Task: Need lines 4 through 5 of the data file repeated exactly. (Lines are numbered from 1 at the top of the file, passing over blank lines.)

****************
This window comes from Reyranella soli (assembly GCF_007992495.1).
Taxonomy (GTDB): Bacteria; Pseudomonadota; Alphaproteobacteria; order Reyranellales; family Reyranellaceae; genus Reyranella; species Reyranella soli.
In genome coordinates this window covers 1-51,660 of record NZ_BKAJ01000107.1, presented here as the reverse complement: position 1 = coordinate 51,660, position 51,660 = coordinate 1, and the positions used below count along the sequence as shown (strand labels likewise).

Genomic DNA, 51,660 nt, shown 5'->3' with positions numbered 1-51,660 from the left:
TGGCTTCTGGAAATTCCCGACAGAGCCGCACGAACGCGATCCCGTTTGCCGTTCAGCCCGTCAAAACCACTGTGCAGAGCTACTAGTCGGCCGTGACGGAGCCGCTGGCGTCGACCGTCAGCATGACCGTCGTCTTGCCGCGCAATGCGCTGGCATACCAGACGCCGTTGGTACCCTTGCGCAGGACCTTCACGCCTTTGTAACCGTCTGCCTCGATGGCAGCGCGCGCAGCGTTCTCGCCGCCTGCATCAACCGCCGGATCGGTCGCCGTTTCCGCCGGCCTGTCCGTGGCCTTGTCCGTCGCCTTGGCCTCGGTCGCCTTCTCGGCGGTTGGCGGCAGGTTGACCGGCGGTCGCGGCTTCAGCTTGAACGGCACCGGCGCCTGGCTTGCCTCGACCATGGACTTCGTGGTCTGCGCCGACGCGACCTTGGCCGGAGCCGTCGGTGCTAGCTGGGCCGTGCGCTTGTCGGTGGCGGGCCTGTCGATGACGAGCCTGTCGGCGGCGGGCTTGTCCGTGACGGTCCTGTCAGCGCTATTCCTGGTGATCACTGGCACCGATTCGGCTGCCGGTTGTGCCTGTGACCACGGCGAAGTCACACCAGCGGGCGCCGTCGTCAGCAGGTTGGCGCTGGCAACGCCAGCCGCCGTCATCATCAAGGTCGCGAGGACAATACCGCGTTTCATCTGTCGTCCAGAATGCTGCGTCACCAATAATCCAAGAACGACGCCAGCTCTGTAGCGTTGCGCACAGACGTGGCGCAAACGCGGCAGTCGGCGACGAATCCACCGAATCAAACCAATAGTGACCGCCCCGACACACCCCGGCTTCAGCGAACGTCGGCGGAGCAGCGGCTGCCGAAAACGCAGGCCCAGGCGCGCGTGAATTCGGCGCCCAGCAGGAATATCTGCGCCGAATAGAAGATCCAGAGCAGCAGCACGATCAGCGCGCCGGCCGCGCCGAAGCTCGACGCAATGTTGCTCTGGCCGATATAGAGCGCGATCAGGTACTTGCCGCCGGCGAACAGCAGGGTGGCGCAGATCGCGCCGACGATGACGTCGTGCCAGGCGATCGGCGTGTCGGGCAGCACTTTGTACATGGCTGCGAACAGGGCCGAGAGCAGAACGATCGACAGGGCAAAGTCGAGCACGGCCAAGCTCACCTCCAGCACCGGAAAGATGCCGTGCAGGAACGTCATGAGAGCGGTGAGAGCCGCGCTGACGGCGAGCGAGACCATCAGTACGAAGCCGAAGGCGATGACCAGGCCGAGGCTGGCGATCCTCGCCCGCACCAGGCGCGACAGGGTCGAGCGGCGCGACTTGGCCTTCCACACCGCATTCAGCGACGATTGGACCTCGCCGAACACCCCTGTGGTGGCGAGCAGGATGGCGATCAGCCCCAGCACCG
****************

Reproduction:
Genomic DNA, 51,660 nt, shown 5'->3' with positions numbered 1-51,660 from the left:
TGGCTTCTGGAAATTCCCGACAGAGCCGCACGAACGCGATCCCGTTTGCCGTTCAGCCCGTCAAAACCACTGTGCAGAGCTACTAGTCGGCCGTGACGGAGCCGCTGGCGTCGACCGTCAGCATGACCGTCGTCTTGCCGCGCAATGCGCTGGCATACCAGACGCCGTTGGTACCCTTGCGCAGGACCTTCACGCCTTTGTAACCGTCTGCCTCGATGGCAGCGCGCGCAGCGTTCTCGCCGCCTGCATCAACCGCCGGATCGGTCGCCGTTTCCGCCGGCCTGTCCGTGGCCTTGTCCGTCGCCTTGGCCTCGGTCGCCTTCTCGGCGGTTGGCGGCAGGTTGACCGGCGGTCGCGGCTTCAGCTTGAACGGCACCGGCGCCTGGCTTGCCTCGACCATGGACTTCGTGGTCTGCGCCGACGCGACCTTGGCCGGAGCCGTCGGTGCTAGCTGGGCCGTGCGCTTGTCGGTGGCGGGCCTGTCGATGACGAGCCTGTCGGCGGCGGGCTTGTCCGTGACGGTCCTGTCAGCGCTATTCCTGGTGATCACTGGCACCGATTCGGCTGCCGGTTGTGCCTGTGACCACGGCGAAGTCACACCAGCGGGCGCCGTCGTCAGCAGGTTGGCGCTGGCAACGCCAGCCGCCGTCATCATCAAGGTCGCGAGGACAATACCGCGTTTCATCTGTCGTCCAGAATGCTGCGTCACCAATAATCCAAGAACGACGCCAGCTCTGTAGCGTTGCGCACAGACGTGGCGCAAACGCGGCAGTCGGCGACGAATCCACCGAATCAAACCAATAGTGACCGCCCCGACACACCCCGGCTTCAGCGAACGTCGGCGGAGCAGCGGCTGCCGAAAACGCAGGCCCAGGCGCGCGTGAATTCGGCGCCCAGCAGGAATATCTGCGCCGAATAGAAGATCCAGAGCAGCAGCACGATCAGCGCGCCGGCCGCGCCGAAGCTCGACGCAATGTTGCTCTGGCCGATATAGAGCGCGATCAGGTACTTGCCGCCGGCGAACAGCAGGGTGGCGCAGATCGCGCCGACGATGACGTCGTGCCAGGCGATCGGCGTGTCGGGCAGCACTTTGTACATGGCTGCGAACAGGGCCGAGAGCAGAACGATCGACAGGGCAAAGTCGAGCACGGCCAAGCTCACCTCCAGCACCGGAAAGATGCCGTGCAGGAACGTCATGAGAGCGGTGAGAGCCGCGCTGACGGCGAGCGAGACCATCAGTACGAAGCCGAAGGCGATGACCAGGCCGAGGCTGGCGATCCTCGCCCGCACCAGGCGCGACAGGGTCGAGCGGCGCGACTTGGCCTTCCACACCGCATTCAGCGACGATTGGACCTCGCCGAACACCCCTGTGGTGGCGAGCAGGATGGCGATCAGCCCCAGCACCG